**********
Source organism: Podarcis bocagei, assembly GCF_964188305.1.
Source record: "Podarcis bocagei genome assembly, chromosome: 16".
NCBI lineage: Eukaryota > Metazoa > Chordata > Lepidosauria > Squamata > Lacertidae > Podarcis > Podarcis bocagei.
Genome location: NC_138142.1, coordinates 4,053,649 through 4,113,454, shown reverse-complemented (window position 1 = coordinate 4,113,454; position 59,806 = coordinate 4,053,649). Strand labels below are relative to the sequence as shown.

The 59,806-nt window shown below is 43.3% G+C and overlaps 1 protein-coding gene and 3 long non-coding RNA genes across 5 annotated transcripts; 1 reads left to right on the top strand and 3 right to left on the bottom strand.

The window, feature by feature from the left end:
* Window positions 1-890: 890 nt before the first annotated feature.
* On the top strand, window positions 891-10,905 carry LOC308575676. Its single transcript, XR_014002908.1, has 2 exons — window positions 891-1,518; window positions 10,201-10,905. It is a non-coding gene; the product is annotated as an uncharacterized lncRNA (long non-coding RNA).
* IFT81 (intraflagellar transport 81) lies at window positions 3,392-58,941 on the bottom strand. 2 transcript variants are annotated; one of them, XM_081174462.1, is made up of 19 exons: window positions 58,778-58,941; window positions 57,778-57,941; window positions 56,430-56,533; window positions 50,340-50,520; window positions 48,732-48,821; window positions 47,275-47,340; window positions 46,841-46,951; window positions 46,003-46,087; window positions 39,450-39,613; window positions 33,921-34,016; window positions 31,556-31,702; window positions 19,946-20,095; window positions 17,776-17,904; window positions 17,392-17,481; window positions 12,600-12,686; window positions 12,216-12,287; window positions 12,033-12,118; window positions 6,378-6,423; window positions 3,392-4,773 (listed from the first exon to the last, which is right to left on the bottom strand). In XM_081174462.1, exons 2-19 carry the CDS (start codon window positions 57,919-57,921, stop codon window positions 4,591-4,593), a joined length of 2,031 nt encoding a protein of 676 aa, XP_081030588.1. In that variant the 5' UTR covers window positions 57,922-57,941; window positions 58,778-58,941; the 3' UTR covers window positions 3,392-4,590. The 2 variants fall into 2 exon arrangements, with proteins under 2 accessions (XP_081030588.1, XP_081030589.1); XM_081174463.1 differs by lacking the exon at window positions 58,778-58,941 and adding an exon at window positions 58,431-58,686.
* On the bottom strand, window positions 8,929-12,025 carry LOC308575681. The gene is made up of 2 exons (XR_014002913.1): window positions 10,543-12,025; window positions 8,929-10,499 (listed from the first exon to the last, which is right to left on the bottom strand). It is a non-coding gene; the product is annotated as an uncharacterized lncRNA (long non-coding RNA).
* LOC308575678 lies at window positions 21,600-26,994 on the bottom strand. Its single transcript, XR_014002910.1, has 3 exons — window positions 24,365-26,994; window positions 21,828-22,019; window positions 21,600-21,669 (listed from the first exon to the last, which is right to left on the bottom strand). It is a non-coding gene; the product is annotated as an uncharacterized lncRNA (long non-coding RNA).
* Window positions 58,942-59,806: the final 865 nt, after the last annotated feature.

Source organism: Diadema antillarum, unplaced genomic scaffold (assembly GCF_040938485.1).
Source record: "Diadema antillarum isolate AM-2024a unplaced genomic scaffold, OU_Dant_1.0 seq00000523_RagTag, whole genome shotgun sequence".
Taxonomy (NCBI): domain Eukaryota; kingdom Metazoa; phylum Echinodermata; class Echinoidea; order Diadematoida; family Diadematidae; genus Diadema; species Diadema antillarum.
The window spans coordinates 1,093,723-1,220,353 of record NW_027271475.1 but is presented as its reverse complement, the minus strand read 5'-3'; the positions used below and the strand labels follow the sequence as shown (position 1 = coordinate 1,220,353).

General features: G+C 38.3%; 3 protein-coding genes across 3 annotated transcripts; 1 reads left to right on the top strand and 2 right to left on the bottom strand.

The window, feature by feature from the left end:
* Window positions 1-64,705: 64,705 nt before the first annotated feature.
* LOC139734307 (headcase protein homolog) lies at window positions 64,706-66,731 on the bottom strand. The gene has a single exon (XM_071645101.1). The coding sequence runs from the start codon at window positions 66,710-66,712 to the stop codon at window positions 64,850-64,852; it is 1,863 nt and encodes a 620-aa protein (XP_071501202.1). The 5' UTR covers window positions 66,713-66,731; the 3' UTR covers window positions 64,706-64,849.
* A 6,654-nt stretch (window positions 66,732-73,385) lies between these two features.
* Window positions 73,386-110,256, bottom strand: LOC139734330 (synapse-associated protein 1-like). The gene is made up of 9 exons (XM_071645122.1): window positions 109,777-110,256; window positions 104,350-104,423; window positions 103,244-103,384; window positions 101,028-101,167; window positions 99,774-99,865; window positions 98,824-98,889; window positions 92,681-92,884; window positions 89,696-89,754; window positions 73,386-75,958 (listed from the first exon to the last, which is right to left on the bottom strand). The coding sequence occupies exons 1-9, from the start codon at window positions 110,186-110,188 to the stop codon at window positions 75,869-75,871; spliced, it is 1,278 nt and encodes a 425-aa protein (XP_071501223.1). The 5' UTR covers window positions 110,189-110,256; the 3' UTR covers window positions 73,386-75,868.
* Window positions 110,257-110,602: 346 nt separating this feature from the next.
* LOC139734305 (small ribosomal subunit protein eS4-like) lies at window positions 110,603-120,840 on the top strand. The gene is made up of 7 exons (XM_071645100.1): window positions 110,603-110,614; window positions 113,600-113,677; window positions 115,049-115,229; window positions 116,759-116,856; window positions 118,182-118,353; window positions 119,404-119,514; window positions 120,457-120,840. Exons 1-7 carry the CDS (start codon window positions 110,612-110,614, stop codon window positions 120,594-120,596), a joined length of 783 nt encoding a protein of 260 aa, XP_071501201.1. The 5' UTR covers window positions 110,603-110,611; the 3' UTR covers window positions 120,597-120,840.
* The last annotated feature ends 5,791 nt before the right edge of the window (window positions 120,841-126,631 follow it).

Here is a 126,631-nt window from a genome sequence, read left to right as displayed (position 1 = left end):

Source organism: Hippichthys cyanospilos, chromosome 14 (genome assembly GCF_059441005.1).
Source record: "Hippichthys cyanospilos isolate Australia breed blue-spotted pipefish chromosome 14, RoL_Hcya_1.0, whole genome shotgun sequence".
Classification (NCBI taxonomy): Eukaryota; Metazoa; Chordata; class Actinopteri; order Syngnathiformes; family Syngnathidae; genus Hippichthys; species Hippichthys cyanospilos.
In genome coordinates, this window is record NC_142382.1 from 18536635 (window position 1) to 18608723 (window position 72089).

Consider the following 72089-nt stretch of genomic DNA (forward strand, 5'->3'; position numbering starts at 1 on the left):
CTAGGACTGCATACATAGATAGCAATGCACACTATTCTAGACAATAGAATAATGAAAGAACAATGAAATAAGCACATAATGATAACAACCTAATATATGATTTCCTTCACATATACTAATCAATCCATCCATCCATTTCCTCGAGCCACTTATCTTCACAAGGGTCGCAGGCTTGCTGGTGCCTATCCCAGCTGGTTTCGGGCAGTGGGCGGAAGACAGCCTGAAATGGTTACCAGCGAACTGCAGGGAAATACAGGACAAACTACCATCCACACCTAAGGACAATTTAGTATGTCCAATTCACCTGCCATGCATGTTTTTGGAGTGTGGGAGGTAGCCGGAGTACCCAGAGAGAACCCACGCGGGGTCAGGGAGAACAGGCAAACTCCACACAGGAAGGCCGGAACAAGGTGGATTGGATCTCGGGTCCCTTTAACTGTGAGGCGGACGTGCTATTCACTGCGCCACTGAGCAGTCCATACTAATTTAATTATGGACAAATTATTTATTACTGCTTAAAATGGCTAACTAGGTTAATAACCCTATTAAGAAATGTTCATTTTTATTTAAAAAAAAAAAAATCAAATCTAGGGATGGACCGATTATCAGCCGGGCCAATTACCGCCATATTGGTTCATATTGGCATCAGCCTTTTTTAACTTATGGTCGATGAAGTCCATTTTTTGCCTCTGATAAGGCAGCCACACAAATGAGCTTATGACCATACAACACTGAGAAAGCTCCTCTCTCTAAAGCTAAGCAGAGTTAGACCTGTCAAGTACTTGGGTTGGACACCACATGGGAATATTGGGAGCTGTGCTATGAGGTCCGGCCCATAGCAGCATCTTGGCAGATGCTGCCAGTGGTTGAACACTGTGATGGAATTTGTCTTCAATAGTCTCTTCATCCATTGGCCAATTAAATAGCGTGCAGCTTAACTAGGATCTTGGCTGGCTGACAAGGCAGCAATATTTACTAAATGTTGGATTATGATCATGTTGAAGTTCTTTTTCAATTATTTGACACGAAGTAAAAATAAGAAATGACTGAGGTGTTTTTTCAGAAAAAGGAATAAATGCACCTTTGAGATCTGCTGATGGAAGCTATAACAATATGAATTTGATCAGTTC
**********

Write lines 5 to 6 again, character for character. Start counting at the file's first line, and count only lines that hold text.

The 59,806-nt window shown below is 43.3% G+C and overlaps 1 protein-coding gene and 3 long non-coding RNA genes across 5 annotated transcripts; 1 reads left to right on the top strand and 3 right to left on the bottom strand.

The window, feature by feature from the left end: